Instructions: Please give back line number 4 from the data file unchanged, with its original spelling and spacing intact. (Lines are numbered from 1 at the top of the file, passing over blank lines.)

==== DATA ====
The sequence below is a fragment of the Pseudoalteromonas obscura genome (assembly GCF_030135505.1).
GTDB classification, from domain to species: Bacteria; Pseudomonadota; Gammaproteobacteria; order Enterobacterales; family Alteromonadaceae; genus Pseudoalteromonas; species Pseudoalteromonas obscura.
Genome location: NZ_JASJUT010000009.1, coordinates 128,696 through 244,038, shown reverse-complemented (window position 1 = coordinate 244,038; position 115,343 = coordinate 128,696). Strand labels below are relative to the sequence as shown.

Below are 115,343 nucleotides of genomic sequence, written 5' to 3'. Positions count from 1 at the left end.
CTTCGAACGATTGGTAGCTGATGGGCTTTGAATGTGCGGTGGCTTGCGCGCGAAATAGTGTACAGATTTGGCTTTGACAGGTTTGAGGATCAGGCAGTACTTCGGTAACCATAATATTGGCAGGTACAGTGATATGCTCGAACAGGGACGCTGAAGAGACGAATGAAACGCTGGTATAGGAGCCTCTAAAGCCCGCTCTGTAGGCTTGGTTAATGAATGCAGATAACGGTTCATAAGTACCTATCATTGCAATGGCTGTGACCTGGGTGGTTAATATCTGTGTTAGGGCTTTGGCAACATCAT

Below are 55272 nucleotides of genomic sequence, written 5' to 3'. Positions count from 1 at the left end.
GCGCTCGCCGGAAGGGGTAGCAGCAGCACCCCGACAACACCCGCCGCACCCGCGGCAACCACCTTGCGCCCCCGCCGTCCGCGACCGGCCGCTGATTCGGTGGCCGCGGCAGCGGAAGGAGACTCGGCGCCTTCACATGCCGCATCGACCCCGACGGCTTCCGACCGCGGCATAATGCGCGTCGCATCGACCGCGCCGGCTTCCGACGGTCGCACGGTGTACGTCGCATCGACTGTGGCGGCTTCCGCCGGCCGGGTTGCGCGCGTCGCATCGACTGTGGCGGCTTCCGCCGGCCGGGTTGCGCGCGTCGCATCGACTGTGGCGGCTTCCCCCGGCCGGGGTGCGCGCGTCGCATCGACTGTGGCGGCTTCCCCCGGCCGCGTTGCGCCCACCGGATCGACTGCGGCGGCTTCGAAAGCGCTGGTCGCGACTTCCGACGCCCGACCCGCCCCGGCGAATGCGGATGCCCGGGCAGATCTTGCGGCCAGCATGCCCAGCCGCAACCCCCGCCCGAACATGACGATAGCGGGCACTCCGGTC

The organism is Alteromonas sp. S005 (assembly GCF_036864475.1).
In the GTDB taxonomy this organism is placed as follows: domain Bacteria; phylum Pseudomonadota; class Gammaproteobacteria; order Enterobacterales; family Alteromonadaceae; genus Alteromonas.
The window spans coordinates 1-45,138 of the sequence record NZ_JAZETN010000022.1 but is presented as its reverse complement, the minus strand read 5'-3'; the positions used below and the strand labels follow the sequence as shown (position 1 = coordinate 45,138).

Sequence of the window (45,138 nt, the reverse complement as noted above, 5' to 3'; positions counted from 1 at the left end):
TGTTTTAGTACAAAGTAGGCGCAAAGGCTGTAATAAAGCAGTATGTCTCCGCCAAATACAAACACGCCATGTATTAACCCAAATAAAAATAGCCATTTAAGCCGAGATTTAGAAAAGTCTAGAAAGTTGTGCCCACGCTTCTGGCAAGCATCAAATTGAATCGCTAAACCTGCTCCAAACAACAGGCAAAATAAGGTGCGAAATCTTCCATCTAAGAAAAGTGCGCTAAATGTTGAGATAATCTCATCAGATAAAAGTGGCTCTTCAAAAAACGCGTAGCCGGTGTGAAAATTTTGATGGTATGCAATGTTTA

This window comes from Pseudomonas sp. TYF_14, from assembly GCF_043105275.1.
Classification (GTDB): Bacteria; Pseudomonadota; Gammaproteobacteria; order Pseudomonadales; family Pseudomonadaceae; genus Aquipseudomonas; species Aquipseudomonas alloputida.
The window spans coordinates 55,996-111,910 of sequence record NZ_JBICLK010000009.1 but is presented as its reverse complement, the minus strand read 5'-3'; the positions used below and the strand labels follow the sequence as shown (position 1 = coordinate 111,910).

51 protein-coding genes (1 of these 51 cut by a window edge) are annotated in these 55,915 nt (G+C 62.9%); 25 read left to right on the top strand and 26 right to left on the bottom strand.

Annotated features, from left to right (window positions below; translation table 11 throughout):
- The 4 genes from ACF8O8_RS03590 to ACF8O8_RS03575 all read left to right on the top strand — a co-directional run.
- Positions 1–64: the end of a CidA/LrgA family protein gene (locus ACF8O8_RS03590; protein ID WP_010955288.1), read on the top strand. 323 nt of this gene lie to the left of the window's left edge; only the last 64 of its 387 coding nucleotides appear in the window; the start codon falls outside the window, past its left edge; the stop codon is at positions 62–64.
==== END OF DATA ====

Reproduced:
Below are 115,343 nucleotides of genomic sequence, written 5' to 3'. Positions count from 1 at the left end.